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  1. #1
    Junior Member occidental's Avatar
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    Default Hoće li biti rata?

    I need your help. I have seen several sentences with "Hoće li biti..." followed by the genitive case (rata instead of rat). Which word indicates that a genitive has to follow?

  2. #2
    Senior Member Dzomba's Avatar
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    That is one very good question about a thing which we, who are native speakers, do not pay much attention to...
    I can't answer your question for sure, because the genitive simply comes natural to me... It's just the way it is, I guess...

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  4. #3
    to hoću
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    I can't help with the answer. I just can add to the question:

    As far as I understood (here in German) genitive case serves for following functions: To explain..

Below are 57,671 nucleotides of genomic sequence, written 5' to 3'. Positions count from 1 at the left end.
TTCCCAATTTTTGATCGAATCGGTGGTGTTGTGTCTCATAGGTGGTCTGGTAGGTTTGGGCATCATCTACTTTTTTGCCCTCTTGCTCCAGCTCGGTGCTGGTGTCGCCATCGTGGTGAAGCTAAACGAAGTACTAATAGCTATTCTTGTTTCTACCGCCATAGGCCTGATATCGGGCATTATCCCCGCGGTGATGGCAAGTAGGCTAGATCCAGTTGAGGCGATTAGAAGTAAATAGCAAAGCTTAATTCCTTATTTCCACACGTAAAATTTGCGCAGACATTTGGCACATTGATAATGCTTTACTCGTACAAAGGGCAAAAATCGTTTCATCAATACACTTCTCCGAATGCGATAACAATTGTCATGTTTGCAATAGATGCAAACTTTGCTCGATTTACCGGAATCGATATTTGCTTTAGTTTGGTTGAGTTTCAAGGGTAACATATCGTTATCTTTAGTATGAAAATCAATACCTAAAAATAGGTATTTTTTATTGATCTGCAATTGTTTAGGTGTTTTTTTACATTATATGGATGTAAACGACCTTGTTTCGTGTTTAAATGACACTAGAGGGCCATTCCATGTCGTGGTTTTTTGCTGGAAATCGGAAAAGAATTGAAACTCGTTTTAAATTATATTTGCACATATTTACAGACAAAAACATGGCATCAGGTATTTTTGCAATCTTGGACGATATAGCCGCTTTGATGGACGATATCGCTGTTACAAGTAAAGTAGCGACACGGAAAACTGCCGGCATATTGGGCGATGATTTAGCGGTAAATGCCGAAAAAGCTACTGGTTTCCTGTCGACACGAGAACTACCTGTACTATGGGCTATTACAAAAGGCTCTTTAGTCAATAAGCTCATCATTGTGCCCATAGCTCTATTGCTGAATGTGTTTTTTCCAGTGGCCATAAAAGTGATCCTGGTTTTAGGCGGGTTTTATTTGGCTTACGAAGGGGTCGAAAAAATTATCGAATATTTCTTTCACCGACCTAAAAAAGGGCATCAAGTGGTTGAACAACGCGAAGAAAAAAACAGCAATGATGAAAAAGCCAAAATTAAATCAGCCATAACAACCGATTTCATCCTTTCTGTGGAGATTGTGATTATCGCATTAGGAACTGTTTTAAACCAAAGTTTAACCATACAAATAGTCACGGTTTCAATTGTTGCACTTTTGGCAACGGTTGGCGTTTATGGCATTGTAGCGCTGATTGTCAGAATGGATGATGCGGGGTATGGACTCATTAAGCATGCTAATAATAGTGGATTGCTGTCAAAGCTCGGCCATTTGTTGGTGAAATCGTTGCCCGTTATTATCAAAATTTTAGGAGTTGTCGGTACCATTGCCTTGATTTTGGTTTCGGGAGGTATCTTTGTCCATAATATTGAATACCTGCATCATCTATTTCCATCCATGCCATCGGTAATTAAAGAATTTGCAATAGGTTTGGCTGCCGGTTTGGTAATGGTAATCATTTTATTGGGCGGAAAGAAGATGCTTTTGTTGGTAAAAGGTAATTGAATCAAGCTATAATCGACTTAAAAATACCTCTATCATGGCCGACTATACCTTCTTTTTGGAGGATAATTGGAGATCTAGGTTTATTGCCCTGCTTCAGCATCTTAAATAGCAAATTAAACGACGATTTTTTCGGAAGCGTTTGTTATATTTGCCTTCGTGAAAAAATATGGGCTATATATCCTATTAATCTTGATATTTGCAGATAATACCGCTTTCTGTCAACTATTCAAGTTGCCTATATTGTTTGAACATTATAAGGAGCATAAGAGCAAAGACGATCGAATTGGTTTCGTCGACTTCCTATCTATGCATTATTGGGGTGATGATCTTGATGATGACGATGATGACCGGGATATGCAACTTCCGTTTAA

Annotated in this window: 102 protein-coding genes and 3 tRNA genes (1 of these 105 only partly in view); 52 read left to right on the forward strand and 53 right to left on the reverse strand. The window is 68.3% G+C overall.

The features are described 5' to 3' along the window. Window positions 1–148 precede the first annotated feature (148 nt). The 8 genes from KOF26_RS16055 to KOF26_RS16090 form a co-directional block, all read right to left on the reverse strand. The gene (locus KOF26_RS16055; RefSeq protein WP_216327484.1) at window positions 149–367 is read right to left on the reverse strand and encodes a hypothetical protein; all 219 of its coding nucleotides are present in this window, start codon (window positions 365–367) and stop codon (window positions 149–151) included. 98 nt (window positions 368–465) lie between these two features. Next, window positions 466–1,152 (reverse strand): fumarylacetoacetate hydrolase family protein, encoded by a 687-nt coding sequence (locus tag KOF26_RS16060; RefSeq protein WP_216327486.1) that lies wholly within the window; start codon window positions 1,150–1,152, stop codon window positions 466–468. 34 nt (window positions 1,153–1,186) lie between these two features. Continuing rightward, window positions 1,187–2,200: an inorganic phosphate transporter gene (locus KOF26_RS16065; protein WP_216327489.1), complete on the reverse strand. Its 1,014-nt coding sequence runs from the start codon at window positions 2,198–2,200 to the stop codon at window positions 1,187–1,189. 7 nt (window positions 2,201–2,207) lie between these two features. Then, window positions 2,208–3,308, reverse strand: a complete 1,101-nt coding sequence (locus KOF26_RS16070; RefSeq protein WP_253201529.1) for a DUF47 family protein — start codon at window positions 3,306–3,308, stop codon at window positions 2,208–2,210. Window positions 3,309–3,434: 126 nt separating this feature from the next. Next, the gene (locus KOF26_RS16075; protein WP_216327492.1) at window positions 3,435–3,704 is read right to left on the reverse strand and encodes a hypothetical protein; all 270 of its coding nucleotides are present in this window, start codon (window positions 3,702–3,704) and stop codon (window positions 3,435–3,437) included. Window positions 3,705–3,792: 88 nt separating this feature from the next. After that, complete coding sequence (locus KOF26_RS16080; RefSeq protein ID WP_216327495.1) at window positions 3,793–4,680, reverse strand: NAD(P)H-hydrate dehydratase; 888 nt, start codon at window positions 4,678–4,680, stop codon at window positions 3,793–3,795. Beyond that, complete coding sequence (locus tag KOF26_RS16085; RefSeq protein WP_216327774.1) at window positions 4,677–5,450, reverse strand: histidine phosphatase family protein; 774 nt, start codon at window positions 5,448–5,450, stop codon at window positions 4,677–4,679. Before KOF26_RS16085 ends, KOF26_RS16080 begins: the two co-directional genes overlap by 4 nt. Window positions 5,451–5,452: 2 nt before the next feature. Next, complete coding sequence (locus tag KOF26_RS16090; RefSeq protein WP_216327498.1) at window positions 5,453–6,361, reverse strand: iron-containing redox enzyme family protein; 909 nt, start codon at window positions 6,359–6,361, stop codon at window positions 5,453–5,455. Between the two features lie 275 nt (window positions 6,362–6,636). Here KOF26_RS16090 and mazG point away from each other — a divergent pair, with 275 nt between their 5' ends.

a) ..from where someone comes
    b) ..to whom something belongs
    c) ..of which material something is made (od)
    d) ..the place (kod, iza, izmedu)
    e) ..the time (prije, poslije)

    Some other prepositions which indicate following Genitive case are:
    bez, ispod, iz, zbog, do, ispred, iznad, (u) mjesto, osim

    Since there is no preposition used in your example: could it just be because of the temporal information in the sentence, that makes genitive case following?

    Another example: Izgleda da će biti kiše = It looks like rain / "it seems, there will be rain".

    [kiša "rain" (nominative case) is femininum, kiše is again genitive case, like rata in your example]
    Last edited by to hoću; 02-03-2012 at 12:35 PM. Reason: Link substituted

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    Junior Member occidental's Avatar
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    I think you are on the right track and I have some ideas as well. But it's usually a bad habit to start guessing the grammar in language learning. Here more information instead: The genitive is also required after "nema" as in "nema problema!" (no problem)

    Zašto to kažu? Nema dokaza! --- Why do they say that? There's no proof!
    Ovde nema nijedne dobre knjige. --- There's not a single good book here.

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  8. #5
    to hoću